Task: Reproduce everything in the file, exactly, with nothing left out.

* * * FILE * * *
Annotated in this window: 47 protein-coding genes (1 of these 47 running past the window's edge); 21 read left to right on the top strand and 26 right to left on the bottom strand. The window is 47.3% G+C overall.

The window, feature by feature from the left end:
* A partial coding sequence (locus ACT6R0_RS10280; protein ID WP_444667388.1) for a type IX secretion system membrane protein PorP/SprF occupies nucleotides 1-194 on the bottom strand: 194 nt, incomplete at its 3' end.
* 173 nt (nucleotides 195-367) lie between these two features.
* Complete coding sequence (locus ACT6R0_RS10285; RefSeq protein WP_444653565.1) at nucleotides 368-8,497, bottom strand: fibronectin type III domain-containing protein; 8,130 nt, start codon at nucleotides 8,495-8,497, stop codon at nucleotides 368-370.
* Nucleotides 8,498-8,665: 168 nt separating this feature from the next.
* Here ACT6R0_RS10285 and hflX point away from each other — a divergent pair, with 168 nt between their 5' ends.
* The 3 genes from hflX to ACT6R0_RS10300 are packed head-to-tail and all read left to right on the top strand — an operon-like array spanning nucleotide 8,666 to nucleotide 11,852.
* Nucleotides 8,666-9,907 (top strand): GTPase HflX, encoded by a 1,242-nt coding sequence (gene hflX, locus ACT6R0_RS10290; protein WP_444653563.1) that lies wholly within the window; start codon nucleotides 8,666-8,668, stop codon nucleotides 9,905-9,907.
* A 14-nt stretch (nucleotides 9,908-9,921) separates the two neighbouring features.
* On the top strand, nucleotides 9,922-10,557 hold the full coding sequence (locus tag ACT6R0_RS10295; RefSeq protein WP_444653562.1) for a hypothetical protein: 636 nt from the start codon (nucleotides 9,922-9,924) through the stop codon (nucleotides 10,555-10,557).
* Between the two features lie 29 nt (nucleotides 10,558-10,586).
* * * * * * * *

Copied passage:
Annotated in this window: 47 protein-coding genes (1 of these 47 running past the window's edge); 21 read left to right on the top strand and 26 right to left on the bottom strand. The window is 47.3% G+C overall.

The window, feature by feature from the left end:
* A partial coding sequence (locus ACT6R0_RS10280; protein ID WP_444667388.1) for a type IX secretion system membrane protein PorP/SprF occupies nucleotides 1-194 on the bottom strand: 194 nt, incomplete at its 3' end.
* 173 nt (nucleotides 195-367) lie between these two features.
* Complete coding sequence (locus ACT6R0_RS10285; RefSeq protein WP_444653565.1) at nucleotides 368-8,497, bottom strand: fibronectin type III domain-containing protein; 8,130 nt, start codon at nucleotides 8,495-8,497, stop codon at nucleotides 368-370.
* Nucleotides 8,498-8,665: 168 nt separating this feature from the next.
* Here ACT6R0_RS10285 and hflX point away from each other — a divergent pair, with 168 nt between their 5' ends.
* The 3 genes from hflX to ACT6R0_RS10300 are packed head-to-tail and all read left to right on the top strand — an operon-like array spanning nucleotide 8,666 to nucleotide 11,852.
* Nucleotides 8,666-9,907 (top strand): GTPase HflX, encoded by a 1,242-nt coding sequence (gene hflX, locus ACT6R0_RS10290; protein WP_444653563.1) that lies wholly within the window; start codon nucleotides 8,666-8,668, stop codon nucleotides 9,905-9,907.
* A 14-nt stretch (nucleotides 9,908-9,921) separates the two neighbouring features.
* On the top strand, nucleotides 9,922-10,557 hold the full coding sequence (locus tag ACT6R0_RS10295; RefSeq protein WP_444653562.1) for a hypothetical protein: 636 nt from the start codon (nucleotides 9,922-9,924) through the stop codon (nucleotides 10,555-10,557).
* Between the two features lie 29 nt (nucleotides 10,558-10,586).